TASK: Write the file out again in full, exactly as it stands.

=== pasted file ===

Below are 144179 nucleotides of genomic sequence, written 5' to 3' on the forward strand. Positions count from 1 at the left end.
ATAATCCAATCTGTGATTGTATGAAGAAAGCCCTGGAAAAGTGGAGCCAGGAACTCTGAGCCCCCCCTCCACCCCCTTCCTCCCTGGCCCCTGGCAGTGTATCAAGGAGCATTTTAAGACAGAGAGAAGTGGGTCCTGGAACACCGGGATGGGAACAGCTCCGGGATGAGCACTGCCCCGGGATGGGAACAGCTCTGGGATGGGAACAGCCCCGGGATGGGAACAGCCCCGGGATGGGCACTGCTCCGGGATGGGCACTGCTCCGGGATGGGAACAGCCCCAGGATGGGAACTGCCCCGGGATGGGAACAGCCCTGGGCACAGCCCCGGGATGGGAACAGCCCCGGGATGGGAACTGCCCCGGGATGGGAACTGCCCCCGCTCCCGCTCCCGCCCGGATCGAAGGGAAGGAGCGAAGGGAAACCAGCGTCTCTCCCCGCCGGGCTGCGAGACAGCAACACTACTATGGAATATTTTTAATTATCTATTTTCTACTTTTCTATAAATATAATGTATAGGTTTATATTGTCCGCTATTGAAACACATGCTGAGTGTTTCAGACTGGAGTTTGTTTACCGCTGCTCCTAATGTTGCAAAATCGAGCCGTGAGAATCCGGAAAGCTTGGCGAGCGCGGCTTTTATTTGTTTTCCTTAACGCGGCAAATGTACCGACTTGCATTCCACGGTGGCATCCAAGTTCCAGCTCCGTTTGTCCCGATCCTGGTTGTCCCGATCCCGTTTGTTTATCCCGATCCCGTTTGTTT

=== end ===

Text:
Below are 144179 nucleotides of genomic sequence, written 5' to 3' on the forward strand. Positions count from 1 at the left end.
ATAATCCAATCTGTGATTGTATGAAGAAAGCCCTGGAAAAGTGGAGCCAGGAACTCTGAGCCCCCCCTCCACCCCCTTCCTCCCTGGCCCCTGGCAGTGTATCAAGGAGCATTTTAAGACAGAGAGAAGTGGGTCCTGGAACACCGGGATGGGAACAGCTCCGGGATGAGCACTGCCCCGGGATGGGAACAGCTCTGGGATGGGAACAGCCCCGGGATGGGAACAGCCCCGGGATGGGCACTGCTCCGGGATGGGCACTGCTCCGGGATGGGAACAGCCCCAGGATGGGAACTGCCCCGGGATGGGAACAGCCCTGGGCACAGCCCCGGGATGGGAACAGCCCCGGGATGGGAACTGCCCCGGGATGGGAACTGCCCCCGCTCCCGCTCCCGCCCGGATCGAAGGGAAGGAGCGAAGGGAAACCAGCGTCTCTCCCCGCCGGGCTGCGAGACAGCAACACTACTATGGAATATTTTTAATTATCTATTTTCTACTTTTCTATAAATATAATGTATAGGTTTATATTGTCCGCTATTGAAACACATGCTGAGTGTTTCAGACTGGAGTTTGTTTACCGCTGCTCCTAATGTTGCAAAATCGAGCCGTGAGAATCCGGAAAGCTTGGCGAGCGCGGCTTTTATTTGTTTTCCTTAACGCGGCAAATGTACCGACTTGCATTCCACGGTGGCATCCAAGTTCCAGCTCCGTTTGTCCCGATCCTGGTTGTCCCGATCCCGTTTGTTTATCCCGATCCCGTTTGTTT